For decades, the Honus Wagner card from the landmark T206 set that was issued between 1909 and 1911 has been regarded as the hobby’s holy grail. Countless collectors have dreamed of owning one, but very few have even laid their hands upon it or seen it with their own eyes.
A pair of iconic pre-war baseball cards led the bidding in SCP Auctions’ 2016 Mid-Summer Classic online auction, which concluded early Sunday morning. The top card, which sold for an astounding $667,189, is one of just two examples of the legendary 1909 E90-1 Joe Jackson American Caramel card graded NM-MT 8 by third-party authenticator PSA Cards with none graded higher. Jackson’s E90-1 representation is one of just a handful of Joe Jackson cards issued during his playing days and is indisputably recognized as his rookie card. The second card, a 1909-11 T206 tobacco issue of Detroit Tigers Hall of Fame center fielder Ty Cobb, is one of the hobby’s finest of “The Georgia Peach” from the most celebrated card set of the era issued at the peak of Cobb’s dominance. The beautifully preserved card, which received a grade of “Mint 9” from PSA Cards, sold for $488,425.
The overall auction, which featured 1,262 lots including 134 from the prestigious Walter Alston Estate Collection and 72 more from Milwaukee Brewers’ Hall of Famer Robin Yount’s personal collection, brought in a total of $5.1 million. Other top bids included a 1933 Goudey Babe Ruth card (#149), $137,848; a 1973 Hank Aaron Atlanta Braves game worn and signed home jersey and 1974 pants, $97,508; a 1965 Topps Joe Namath rookie card (#122), $91,137; and a circa 1968-71 Gordie Howe Detroit Red Wings game-worn and signed jersey of the recently deceased NHL Hall of Famer, which sold for $85,592.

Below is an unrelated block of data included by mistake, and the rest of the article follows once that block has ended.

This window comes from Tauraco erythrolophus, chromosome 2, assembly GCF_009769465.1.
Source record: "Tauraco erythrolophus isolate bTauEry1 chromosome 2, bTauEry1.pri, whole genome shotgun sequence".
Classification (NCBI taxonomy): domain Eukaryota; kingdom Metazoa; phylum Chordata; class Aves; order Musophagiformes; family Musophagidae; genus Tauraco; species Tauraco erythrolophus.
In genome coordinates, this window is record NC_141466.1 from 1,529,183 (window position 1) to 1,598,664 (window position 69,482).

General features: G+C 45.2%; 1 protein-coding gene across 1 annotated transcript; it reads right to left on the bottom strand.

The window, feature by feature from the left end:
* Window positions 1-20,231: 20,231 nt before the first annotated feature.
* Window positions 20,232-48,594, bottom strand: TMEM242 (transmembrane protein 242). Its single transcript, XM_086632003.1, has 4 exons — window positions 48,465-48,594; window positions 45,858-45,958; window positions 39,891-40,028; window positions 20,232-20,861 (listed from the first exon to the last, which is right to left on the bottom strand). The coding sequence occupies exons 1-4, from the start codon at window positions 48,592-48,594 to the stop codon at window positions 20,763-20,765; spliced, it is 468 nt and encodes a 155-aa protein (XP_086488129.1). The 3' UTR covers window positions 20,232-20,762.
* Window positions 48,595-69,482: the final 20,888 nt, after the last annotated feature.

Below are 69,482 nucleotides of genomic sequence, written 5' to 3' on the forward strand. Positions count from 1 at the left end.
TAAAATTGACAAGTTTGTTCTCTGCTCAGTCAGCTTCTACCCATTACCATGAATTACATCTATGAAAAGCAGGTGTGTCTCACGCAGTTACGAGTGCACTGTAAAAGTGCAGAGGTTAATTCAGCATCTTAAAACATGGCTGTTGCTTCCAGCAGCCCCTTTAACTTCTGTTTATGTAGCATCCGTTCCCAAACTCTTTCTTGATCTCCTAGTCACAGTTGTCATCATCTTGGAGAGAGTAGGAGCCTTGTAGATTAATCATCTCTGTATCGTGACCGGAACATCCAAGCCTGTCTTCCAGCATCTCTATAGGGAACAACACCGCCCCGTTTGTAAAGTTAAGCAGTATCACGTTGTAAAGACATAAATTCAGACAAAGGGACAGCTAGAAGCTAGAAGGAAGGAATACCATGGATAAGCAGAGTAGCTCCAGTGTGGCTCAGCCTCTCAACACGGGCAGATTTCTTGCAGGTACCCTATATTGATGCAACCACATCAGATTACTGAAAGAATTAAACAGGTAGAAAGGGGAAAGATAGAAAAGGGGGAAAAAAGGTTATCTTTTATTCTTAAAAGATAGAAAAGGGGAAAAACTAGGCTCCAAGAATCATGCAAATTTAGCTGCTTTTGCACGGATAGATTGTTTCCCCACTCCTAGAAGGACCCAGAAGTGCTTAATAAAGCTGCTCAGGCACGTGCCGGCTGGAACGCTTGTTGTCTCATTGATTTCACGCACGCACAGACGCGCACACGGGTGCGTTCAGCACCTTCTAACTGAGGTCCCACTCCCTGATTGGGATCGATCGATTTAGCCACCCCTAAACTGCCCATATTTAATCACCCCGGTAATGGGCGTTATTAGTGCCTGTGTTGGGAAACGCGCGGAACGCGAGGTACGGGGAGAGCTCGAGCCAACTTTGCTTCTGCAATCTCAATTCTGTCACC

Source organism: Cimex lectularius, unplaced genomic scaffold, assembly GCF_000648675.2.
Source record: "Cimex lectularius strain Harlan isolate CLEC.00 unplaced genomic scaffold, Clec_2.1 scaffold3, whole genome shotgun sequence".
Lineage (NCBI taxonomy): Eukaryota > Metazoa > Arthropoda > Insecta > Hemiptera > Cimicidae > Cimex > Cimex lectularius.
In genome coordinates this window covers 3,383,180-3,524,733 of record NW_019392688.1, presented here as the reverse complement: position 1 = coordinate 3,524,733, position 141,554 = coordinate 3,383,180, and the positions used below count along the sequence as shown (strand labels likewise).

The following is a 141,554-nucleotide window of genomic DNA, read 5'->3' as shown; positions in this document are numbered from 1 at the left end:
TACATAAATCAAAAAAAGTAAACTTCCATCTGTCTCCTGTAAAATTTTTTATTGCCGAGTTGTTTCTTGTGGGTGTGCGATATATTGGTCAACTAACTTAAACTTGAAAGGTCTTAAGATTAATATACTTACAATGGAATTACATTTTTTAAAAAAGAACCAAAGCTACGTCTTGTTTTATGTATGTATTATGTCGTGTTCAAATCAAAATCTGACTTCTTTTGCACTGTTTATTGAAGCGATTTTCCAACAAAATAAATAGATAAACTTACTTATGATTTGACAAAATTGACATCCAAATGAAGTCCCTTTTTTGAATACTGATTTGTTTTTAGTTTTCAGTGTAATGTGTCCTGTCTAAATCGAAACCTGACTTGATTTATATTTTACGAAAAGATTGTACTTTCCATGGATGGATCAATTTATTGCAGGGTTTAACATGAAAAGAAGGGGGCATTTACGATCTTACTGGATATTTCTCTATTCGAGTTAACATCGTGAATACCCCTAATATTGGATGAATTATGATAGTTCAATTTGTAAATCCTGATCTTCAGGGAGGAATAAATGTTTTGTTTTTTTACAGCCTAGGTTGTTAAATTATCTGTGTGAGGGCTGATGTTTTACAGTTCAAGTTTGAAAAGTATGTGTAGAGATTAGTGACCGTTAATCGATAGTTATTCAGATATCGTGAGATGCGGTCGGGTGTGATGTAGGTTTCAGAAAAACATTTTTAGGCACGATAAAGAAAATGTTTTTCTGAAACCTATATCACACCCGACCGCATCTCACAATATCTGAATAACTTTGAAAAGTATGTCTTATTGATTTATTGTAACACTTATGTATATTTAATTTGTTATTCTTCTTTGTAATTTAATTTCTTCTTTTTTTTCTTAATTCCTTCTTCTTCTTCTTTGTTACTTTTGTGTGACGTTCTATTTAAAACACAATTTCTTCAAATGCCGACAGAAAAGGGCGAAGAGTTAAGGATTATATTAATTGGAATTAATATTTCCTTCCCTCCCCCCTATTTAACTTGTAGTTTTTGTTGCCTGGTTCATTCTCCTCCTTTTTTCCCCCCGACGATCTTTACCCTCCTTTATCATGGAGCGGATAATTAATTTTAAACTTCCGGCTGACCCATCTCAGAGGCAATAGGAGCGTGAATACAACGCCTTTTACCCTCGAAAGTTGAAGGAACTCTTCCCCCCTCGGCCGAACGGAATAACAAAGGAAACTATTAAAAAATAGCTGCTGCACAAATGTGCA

For more information and full results on the auction, please visit SCP Auctions or call 949-831-3700. SCP Auctions is already accepting consignments for its upcoming 2016 Fall Premier. -Terry Melia
Carl Horner’s famous image of Honus Wagner that appears on the world’s most famous baseball card wasn’t just used to sell tobacco. The studio portrait appears on other collectibles, including a remarkable photo composite that pre-dates the T206 set by more than five years and will soon make its way to auction.